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In the United States, there have been several controversies concerning the word "niggardly," an adjective meaning "stingy" or "miserly," due to its phonetic similarity to the racial slur "nigger." Etymologically the two words are unrelated.
"Niggardly" (noun: "niggard") is an adjective meaning "stingy" or "miserly", perhaps related to the Old Norse verb nigla = "to fuss about small matters". It is cognate with "niggling", meaning "petty" or "unimportant", as in "the niggling details".
"Nigger", which has become a racist insult in American culture, derives from the Spanish/Portuguese word negro, meaning "black", and the French word nègre. Both negro and noir (and therefore also nègre and nigger) ultimately come from nigrum, the accusative singular masculine & neuter case of the Latin masculine adjective niger, meaning "black" or "dark."
On January 15, 1999, David Howard, a white aide to Anthony A. Williams, the black mayor of Washington, D.C., used "niggardly" in reference to a budget. This apparently upset one of his black colleagues (identified by Howard as Marshall Brown), who interpreted it as a racial slur and lodged a complaint. As a result, on January 25 Howard tendered his resignation, and Williams accepted it. However, after pressure from the gay community (of which Howard was a member) an internal review into the matter was brought about, and the mayor offered Howard the chance to return to his position as Office of the Public Advocate on February 4. Howard refused but accepted another position with the mayor instead, insisting that he did not feel victimized by the incident. On the contrary, Howard felt that he had learned from the situation. "I used to think it would be great if we could all be colorblind. That's naïve, especially for a white person, because a white person can afford to be colorblind. They don't have to think about race every day. An African American does."
The Howard incident led to a national debate in the U.S., in the context of racial sensitivity and political correctness, on whether use of niggardly should be avoided. Some observers noted, however, that the "national debate" was made up almost entirely of commentators defending use of the word. As James Poniewozik wrote in Salon, the controversy was "an issue that opinion-makers right, left and center could universally agree on." He wrote that "the defenders of the dictionary" were "legion, and still queued up six abreast." Julian Bond, then chairman of the NAACP, deplored the offense that had been taken at Howard's use of the word. "You hate to think you have to censor your language to meet other people's lack of understanding", he said. "David Howard should not have quit. Mayor Williams should bring him back—and order dictionaries issued to all staff who need them."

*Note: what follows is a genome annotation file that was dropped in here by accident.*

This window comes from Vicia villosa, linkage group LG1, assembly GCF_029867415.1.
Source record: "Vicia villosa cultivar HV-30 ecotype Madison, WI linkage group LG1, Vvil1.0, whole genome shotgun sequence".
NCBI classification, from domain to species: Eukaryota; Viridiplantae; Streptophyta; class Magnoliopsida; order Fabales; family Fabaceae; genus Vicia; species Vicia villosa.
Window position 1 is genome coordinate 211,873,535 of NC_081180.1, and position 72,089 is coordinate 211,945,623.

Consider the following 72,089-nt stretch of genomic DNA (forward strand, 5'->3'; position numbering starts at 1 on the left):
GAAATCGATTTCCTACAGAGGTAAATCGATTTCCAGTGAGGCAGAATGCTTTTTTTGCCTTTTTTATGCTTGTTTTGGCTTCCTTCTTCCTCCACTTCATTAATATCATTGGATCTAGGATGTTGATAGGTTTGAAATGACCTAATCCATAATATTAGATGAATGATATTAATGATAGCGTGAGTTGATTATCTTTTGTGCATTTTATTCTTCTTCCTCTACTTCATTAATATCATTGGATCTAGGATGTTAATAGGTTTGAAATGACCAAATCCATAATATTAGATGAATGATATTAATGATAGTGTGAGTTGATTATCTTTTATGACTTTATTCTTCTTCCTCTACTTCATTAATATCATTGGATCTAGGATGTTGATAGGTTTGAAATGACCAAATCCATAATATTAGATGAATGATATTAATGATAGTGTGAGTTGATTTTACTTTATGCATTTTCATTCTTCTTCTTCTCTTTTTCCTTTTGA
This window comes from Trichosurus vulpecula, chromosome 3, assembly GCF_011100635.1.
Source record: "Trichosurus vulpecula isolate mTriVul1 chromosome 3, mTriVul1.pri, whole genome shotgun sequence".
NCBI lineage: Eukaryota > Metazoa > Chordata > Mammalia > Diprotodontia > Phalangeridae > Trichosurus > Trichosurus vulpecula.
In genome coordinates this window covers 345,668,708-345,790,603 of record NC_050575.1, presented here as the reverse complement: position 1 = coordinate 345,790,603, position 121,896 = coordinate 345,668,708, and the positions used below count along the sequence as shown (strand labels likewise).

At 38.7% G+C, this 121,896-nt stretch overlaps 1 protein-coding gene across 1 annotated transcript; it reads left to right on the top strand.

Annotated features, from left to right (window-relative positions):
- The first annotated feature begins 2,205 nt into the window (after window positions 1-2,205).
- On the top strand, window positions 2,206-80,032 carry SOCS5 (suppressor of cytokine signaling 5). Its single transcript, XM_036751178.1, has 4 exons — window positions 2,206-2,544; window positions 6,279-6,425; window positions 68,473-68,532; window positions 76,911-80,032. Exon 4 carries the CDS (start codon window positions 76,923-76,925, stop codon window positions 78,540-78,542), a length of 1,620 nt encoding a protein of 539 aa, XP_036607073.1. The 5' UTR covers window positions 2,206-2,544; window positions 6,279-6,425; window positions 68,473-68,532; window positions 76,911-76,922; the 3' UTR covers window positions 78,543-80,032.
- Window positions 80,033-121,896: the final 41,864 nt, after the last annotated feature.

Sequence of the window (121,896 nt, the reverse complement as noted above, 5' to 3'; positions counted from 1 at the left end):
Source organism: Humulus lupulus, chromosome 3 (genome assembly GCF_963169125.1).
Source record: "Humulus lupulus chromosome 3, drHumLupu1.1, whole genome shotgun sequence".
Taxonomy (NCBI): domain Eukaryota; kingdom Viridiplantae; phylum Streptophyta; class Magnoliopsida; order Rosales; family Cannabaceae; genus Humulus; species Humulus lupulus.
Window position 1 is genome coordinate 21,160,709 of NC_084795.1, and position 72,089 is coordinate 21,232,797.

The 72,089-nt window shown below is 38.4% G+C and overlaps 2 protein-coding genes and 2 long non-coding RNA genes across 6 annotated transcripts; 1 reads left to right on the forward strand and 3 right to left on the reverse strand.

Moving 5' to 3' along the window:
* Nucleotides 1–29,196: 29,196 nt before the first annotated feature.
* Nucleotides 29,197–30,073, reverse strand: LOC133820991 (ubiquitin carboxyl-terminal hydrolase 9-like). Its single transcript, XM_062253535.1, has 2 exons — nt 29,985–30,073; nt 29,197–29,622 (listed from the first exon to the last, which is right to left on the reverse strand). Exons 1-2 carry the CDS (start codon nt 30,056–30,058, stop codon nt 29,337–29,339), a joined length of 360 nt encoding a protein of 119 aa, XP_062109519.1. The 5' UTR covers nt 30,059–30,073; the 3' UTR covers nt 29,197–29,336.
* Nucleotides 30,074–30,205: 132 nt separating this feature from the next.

Bond also said, "Seems to me the mayor has been niggardly in his judgment on the issue" and that as a nation the US has a "hair-trigger sensibility" on race that can be tripped by both real and false grievances.
Shortly after the Washington incident, another controversy erupted over the use of the word at the University of Wisconsin–Madison. At a February 1999 meeting of the Faculty Senate, Amelia Rideau, a junior English major and vice chairwoman of the Black Student Union told the group how a professor teaching Chaucer had used the word niggardly. She later said she was unaware of the related Washington, D.C. controversy that came to light just the week before. She said the professor continued to use the word even after she told him that she was offended. "I was in tears, shaking," she told the faculty. "It's not up to the rest of the class to decide whether my feelings are valid."
The student's plea, offered as evidence in support of the school's speech code, instead struck an unintended chord helping to destroy it. "Many 'abolitionists', as they now were called, believe that [the student's] speech, widely reported, was the turning point," according to an article in Reason magazine. An editorial in the Wisconsin State Journal addressed the student who complained, saying: "Thank you [...] for clarifying precisely why the UW–Madison does not need an academic speech code. [...] Speech codes have a chilling effect on academic freedom and they reinforce defensiveness among students who ought to be more open to learning."
In late January or early February 2002, a white fourth-grade teacher in Wilmington, North Carolina was formally reprimanded for teaching the word and told to attend sensitivity training. The teacher, Stephanie Bell, said she used "niggardly" during a discussion about literary characters. Parent Akwana Walker, who is black, protested the use of the word, saying it offended her because it sounds similar to a racial slur.